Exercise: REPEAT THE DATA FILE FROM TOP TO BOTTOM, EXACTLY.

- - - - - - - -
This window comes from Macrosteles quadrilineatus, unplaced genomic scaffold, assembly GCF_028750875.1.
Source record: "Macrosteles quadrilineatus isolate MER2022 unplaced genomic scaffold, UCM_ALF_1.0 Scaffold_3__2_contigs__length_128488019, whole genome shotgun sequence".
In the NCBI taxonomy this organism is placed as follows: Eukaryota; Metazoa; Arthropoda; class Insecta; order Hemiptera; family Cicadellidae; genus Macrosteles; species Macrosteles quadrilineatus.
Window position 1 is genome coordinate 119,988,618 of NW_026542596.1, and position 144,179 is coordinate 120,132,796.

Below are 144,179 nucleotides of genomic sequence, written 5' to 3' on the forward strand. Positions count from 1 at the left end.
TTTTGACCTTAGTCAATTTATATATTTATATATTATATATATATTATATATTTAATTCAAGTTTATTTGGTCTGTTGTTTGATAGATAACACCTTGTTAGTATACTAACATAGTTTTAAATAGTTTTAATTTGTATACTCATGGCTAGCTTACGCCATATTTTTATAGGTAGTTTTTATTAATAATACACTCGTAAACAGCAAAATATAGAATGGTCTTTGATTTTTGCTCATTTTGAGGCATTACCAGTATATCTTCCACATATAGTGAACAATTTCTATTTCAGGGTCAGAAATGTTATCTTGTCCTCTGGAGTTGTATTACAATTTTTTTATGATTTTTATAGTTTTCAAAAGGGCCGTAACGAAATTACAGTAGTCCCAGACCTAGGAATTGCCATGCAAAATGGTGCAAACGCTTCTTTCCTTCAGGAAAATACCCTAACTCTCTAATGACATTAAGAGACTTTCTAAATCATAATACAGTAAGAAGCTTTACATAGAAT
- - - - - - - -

This window comes from Macrosteles quadrilineatus, unplaced genomic scaffold, assembly GCF_028750875.1.
Source record: "Macrosteles quadrilineatus isolate MER2022 unplaced genomic scaffold, UCM_ALF_1.0 Scaffold_3__2_contigs__length_128488019, whole genome shotgun sequence".
In the NCBI taxonomy this organism is placed as follows: Eukaryota; Metazoa; Arthropoda; class Insecta; order Hemiptera; family Cicadellidae; genus Macrosteles; species Macrosteles quadrilineatus.
Window position 1 is genome coordinate 119,988,618 of NW_026542596.1, and position 144,179 is coordinate 120,132,796.

Below are 144,179 nucleotides of genomic sequence, written 5' to 3' on the forward strand. Positions count from 1 at the left end.
TTTTGACCTTAGTCAATTTATATATTTATATATTATATATATATTATATATTTAATTCAAGTTTATTTGGTCTGTTGTTTGATAGATAACACCTTGTTAGTATACTAACATAGTTTTAAATAGTTTTAATTTGTATACTCATGGCTAGCTTACGCCATATTTTTATAGGTAGTTTTTATTAATAATACACTCGTAAACAGCAAAATATAGAATGGTCTTTGATTTTTGCTCATTTTGAGGCATTACCAGTATATCTTCCACATATAGTGAACAATTTCTATTTCAGGGTCAGAAATGTTATCTTGTCCTCTGGAGTTGTATTACAATTTTTTTATGATTTTTATAGTTTTCAAAAGGGCCGTAACGAAATTACAGTAGTCCCAGACCTAGGAATTGCCATGCAAAATGGTGCAAACGCTTCTTTCCTTCAGGAAAATACCCTAACTCTCTAATGACATTAAGAGACTTTCTAAATCATAATACAGTAAGAAGCTTTACATAGAAT